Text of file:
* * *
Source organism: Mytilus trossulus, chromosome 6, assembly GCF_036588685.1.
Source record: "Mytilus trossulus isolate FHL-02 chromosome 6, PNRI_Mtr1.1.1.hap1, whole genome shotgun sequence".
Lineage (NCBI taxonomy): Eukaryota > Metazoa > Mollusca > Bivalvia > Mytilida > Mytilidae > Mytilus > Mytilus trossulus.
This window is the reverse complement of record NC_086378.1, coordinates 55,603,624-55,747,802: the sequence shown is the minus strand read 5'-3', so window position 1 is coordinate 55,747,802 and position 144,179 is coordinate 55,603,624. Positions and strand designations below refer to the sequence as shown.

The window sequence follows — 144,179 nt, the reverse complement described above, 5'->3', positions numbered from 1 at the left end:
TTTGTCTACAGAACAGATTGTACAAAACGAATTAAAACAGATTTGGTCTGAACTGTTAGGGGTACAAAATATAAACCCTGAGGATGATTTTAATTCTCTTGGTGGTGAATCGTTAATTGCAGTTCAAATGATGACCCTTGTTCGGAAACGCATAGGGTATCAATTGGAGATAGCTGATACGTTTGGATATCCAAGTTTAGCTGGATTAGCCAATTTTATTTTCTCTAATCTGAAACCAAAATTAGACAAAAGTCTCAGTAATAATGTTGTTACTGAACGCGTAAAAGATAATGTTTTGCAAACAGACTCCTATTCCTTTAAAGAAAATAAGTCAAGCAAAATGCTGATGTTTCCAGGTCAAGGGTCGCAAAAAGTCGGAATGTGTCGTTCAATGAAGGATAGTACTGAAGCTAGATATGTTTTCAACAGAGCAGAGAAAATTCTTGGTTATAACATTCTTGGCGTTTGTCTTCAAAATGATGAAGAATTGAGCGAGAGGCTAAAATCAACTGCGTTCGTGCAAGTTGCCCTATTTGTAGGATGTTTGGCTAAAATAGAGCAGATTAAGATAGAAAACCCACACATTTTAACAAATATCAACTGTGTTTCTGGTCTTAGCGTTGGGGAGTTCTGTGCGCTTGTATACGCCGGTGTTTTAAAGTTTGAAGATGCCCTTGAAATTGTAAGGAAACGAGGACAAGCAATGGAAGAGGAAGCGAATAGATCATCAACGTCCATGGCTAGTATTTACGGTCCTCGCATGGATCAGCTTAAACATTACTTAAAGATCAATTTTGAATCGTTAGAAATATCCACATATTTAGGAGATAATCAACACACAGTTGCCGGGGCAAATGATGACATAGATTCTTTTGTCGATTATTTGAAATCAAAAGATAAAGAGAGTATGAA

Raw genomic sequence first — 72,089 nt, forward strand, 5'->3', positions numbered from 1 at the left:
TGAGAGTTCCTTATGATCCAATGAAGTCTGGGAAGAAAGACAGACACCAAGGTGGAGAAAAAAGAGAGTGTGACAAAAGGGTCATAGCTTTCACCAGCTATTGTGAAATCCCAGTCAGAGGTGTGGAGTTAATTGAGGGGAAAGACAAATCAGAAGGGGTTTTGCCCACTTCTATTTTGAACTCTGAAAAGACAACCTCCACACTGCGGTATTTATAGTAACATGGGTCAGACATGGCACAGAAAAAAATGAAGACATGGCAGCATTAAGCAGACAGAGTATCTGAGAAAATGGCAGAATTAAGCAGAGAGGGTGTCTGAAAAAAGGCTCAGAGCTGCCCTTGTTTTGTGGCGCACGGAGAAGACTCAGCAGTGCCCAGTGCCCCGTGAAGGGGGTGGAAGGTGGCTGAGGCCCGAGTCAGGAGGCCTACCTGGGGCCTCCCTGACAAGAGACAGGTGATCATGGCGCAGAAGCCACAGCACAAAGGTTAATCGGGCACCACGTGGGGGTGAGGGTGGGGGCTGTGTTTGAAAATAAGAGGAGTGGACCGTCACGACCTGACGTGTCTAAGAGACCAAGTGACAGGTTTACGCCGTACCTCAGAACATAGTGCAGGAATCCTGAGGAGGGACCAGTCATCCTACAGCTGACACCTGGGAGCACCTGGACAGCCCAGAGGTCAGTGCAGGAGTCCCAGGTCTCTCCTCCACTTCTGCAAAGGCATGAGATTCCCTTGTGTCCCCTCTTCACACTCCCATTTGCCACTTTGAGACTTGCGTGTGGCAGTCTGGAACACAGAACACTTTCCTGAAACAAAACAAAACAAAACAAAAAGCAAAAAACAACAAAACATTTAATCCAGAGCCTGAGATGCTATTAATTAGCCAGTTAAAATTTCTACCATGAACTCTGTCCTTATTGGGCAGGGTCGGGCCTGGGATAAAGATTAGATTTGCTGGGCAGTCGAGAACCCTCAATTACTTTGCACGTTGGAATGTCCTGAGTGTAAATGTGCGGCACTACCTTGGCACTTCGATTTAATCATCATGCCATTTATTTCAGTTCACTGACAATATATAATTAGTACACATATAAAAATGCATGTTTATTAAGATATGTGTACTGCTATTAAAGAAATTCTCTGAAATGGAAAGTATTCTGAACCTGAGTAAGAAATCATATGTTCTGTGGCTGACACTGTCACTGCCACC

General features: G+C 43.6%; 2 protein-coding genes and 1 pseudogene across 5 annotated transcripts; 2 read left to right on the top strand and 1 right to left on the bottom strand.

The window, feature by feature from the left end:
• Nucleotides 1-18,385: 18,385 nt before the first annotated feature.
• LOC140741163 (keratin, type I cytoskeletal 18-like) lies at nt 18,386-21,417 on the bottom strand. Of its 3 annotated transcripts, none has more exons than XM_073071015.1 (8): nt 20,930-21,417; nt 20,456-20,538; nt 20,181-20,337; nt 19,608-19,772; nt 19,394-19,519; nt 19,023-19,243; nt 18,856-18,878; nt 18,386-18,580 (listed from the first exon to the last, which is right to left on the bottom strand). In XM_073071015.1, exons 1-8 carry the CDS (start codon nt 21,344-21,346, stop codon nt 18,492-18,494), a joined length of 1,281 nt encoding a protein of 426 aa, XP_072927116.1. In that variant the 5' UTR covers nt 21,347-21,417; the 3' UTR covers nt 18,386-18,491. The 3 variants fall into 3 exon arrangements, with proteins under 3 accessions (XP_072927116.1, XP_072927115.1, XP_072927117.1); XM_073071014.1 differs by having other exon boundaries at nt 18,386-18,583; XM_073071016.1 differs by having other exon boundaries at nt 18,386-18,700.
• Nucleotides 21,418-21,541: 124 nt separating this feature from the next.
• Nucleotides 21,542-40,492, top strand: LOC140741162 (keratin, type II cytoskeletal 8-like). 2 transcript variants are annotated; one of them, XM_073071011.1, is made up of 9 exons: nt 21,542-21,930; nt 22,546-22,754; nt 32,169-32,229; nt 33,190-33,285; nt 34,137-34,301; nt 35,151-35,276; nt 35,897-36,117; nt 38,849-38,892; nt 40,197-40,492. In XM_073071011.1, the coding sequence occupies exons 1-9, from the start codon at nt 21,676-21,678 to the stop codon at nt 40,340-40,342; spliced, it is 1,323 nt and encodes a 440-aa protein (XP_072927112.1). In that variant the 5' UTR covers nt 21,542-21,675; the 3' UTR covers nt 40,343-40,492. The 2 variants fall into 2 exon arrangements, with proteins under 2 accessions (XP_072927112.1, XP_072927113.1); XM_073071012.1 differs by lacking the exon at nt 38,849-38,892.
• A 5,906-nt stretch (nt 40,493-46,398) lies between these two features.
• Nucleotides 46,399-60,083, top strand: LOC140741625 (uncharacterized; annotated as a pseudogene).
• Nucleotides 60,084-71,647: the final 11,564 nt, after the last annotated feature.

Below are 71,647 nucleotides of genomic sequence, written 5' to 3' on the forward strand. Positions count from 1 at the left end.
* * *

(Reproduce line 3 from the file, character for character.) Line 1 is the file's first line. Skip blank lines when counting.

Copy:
Lineage (NCBI taxonomy): Eukaryota > Metazoa > Mollusca > Bivalvia > Mytilida > Mytilidae > Mytilus > Mytilus trossulus.